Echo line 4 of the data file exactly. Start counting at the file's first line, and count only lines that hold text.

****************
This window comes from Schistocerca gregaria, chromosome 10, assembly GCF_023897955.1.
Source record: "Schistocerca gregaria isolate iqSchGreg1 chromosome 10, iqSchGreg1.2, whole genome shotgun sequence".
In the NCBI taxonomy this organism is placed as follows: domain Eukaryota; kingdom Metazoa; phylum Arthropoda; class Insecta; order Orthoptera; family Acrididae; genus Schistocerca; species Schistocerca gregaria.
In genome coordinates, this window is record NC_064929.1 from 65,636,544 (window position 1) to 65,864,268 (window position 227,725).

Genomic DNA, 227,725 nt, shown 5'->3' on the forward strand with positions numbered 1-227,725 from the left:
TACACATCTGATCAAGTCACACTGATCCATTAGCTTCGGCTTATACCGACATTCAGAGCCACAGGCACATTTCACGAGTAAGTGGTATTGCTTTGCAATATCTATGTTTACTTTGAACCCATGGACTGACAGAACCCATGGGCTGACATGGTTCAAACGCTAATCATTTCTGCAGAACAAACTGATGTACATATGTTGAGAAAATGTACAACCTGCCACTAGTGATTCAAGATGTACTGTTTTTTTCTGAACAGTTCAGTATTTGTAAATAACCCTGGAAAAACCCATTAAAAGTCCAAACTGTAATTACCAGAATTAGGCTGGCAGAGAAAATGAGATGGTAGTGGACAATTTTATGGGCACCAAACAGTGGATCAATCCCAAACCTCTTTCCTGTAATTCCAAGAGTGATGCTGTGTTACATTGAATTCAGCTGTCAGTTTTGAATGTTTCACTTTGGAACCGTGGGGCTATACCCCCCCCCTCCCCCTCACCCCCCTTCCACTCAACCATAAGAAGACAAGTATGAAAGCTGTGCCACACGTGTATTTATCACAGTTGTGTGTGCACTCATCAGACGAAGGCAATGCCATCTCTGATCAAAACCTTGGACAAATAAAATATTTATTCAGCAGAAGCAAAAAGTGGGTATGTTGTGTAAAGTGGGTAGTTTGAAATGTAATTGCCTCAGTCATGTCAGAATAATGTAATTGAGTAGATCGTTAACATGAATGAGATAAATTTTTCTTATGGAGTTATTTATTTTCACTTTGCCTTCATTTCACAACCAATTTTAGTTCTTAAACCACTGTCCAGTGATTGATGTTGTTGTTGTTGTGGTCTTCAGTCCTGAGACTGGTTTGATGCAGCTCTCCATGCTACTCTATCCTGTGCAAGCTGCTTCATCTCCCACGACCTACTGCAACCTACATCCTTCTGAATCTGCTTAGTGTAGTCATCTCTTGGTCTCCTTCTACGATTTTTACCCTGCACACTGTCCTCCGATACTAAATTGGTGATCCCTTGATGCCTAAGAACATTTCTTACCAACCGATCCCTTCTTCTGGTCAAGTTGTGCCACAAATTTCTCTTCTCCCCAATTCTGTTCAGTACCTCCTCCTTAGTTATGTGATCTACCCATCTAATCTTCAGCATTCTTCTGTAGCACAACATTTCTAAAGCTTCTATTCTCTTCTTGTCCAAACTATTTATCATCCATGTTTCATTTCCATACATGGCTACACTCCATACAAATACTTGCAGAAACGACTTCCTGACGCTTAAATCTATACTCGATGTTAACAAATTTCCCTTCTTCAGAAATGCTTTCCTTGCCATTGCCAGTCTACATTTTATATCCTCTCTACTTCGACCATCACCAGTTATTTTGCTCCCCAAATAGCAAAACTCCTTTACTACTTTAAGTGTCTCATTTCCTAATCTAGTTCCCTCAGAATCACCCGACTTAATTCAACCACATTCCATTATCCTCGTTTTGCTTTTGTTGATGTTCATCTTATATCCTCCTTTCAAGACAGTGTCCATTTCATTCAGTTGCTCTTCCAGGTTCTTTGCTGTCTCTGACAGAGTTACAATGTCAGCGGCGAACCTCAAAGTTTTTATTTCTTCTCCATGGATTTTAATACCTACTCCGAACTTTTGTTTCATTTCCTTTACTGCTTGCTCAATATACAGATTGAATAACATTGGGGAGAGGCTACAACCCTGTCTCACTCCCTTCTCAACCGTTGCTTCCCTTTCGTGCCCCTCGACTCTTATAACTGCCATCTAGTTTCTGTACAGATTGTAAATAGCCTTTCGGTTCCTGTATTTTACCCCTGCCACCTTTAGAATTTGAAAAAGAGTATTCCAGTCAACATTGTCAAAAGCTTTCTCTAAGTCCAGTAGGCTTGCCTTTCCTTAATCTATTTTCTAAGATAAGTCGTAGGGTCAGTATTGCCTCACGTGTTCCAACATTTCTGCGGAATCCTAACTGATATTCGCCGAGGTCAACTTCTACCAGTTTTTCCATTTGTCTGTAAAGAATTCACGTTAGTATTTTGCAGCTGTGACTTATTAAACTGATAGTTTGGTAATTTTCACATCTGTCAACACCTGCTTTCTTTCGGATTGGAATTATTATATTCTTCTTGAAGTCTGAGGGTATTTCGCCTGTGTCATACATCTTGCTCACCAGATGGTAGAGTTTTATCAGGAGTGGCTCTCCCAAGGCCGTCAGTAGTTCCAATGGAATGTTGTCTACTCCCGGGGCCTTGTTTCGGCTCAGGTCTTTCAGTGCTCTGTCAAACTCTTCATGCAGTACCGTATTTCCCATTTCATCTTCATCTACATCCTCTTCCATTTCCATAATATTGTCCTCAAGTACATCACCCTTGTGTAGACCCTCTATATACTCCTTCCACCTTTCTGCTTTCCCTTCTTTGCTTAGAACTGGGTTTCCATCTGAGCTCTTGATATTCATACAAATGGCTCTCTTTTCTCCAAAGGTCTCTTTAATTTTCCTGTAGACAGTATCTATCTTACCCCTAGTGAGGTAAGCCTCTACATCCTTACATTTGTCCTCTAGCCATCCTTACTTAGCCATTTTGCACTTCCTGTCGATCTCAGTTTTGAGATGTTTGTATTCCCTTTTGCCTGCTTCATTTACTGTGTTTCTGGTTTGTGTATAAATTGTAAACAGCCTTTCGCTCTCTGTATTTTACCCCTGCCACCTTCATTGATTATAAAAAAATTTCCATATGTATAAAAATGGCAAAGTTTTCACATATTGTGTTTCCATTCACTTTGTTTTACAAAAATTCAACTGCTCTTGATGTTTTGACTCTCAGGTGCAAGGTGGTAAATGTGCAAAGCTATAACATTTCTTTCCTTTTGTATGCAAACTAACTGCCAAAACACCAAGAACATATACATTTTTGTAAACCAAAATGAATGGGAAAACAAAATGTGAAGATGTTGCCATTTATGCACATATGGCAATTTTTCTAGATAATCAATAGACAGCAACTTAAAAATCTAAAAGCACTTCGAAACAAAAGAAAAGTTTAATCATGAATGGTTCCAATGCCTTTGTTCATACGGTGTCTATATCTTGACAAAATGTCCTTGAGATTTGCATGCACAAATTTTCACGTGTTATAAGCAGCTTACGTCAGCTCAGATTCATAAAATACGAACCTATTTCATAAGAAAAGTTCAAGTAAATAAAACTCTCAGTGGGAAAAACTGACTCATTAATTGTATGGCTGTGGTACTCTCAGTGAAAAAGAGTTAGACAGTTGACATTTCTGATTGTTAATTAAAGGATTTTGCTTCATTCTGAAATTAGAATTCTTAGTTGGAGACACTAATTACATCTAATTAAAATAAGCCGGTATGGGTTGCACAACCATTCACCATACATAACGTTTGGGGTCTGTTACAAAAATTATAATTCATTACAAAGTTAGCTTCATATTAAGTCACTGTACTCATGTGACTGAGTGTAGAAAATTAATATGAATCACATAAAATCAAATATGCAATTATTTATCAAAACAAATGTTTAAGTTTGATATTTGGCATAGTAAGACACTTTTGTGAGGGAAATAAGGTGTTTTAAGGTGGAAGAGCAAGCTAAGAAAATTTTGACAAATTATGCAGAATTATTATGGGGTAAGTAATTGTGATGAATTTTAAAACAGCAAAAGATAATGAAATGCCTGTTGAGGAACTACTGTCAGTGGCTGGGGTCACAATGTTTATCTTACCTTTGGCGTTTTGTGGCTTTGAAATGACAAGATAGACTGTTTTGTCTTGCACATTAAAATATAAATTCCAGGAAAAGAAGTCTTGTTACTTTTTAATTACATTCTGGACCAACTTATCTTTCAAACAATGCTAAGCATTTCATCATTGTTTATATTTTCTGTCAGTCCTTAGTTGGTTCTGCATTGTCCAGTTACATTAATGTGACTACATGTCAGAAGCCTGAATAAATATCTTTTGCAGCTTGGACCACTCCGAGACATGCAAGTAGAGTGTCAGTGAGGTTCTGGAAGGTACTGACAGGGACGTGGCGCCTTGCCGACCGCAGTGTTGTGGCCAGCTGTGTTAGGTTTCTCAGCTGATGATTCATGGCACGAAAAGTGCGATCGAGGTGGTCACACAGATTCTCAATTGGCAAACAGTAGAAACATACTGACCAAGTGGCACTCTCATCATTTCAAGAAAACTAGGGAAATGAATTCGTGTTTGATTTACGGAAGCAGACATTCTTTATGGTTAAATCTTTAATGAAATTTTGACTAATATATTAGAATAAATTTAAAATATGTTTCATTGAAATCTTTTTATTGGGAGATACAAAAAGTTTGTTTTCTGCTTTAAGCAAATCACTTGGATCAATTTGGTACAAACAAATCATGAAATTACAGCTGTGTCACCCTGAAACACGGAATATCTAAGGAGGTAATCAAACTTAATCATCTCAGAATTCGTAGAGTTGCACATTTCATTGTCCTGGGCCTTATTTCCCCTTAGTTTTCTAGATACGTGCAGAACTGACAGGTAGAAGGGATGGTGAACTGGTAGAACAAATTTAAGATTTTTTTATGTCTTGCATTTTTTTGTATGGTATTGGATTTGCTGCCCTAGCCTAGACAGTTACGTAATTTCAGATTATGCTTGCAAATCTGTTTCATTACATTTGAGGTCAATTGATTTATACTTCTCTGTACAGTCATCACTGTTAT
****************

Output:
In genome coordinates, this window is record NC_064929.1 from 65,636,544 (window position 1) to 65,864,268 (window position 227,725).